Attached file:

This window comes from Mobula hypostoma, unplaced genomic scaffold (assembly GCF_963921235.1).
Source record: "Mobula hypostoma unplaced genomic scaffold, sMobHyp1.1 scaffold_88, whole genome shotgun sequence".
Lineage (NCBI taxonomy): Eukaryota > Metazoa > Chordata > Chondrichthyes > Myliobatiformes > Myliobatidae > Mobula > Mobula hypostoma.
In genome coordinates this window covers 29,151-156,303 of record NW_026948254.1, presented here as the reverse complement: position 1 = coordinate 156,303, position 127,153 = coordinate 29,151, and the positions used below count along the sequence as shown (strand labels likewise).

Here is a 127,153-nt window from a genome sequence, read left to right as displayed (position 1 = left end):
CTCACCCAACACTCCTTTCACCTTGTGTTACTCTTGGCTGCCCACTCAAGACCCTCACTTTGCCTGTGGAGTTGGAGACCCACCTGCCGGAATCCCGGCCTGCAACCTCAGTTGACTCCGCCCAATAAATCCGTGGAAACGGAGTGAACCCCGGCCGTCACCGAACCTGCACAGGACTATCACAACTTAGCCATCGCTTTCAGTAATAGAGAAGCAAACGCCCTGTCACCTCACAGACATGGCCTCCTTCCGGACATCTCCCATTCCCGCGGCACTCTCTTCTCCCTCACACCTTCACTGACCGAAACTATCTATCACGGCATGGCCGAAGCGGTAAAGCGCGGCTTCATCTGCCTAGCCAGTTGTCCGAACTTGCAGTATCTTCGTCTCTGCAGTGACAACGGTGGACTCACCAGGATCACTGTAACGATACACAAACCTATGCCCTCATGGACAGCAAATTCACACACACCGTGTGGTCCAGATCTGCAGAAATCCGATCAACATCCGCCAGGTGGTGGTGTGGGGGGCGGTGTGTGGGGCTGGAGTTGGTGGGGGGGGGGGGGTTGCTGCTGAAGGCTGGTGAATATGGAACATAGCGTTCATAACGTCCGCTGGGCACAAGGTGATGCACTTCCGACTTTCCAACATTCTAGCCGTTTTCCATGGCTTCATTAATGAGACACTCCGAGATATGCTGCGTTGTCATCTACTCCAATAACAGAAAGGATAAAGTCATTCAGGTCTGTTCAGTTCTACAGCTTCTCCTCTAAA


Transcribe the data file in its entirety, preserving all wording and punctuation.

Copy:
This window comes from Mobula hypostoma, unplaced genomic scaffold (assembly GCF_963921235.1).
Source record: "Mobula hypostoma unplaced genomic scaffold, sMobHyp1.1 scaffold_88, whole genome shotgun sequence".
Lineage (NCBI taxonomy): Eukaryota > Metazoa > Chordata > Chondrichthyes > Myliobatiformes > Myliobatidae > Mobula > Mobula hypostoma.
In genome coordinates this window covers 29,151-156,303 of record NW_026948254.1, presented here as the reverse complement: position 1 = coordinate 156,303, position 127,153 = coordinate 29,151, and the positions used below count along the sequence as shown (strand labels likewise).

Here is a 127,153-nt window from a genome sequence, read left to right as displayed (position 1 = left end):
CTCACCCAACACTCCTTTCACCTTGTGTTACTCTTGGCTGCCCACTCAAGACCCTCACTTTGCCTGTGGAGTTGGAGACCCACCTGCCGGAATCCCGGCCTGCAACCTCAGTTGACTCCGCCCAATAAATCCGTGGAAACGGAGTGAACCCCGGCCGTCACCGAACCTGCACAGGACTATCACAACTTAGCCATCGCTTTCAGTAATAGAGAAGCAAACGCCCTGTCACCTCACAGACATGGCCTCCTTCCGGACATCTCCCATTCCCGCGGCACTCTCTTCTCCCTCACACCTTCACTGACCGAAACTATCTATCACGGCATGGCCGAAGCGGTAAAGCGCGGCTTCATCTGCCTAGCCAGTTGTCCGAACTTGCAGTATCTTCGTCTCTGCAGTGACAACGGTGGACTCACCAGGATCACTGTAACGATACACAAACCTATGCCCTCATGGACAGCAAATTCACACACACCGTGTGGTCCAGATCTGCAGAAATCCGATCAACATCCGCCAGGTGGTGGTGTGGGGGGCGGTGTGTGGGGCTGGAGTTGGTGGGGGGGGGGGGGTTGCTGCTGAAGGCTGGTGAATATGGAACATAGCGTTCATAACGTCCGCTGGGCACAAGGTGATGCACTTCCGACTTTCCAACATTCTAGCCGTTTTCCATGGCTTCATTAATGAGACACTCCGAGATATGCTGCGTTGTCATCTACTCCAATAACAGAAAGGATAAAGTCATTCAGGTCTGTTCAGTTCTACAGCTTCTCCTCTAAA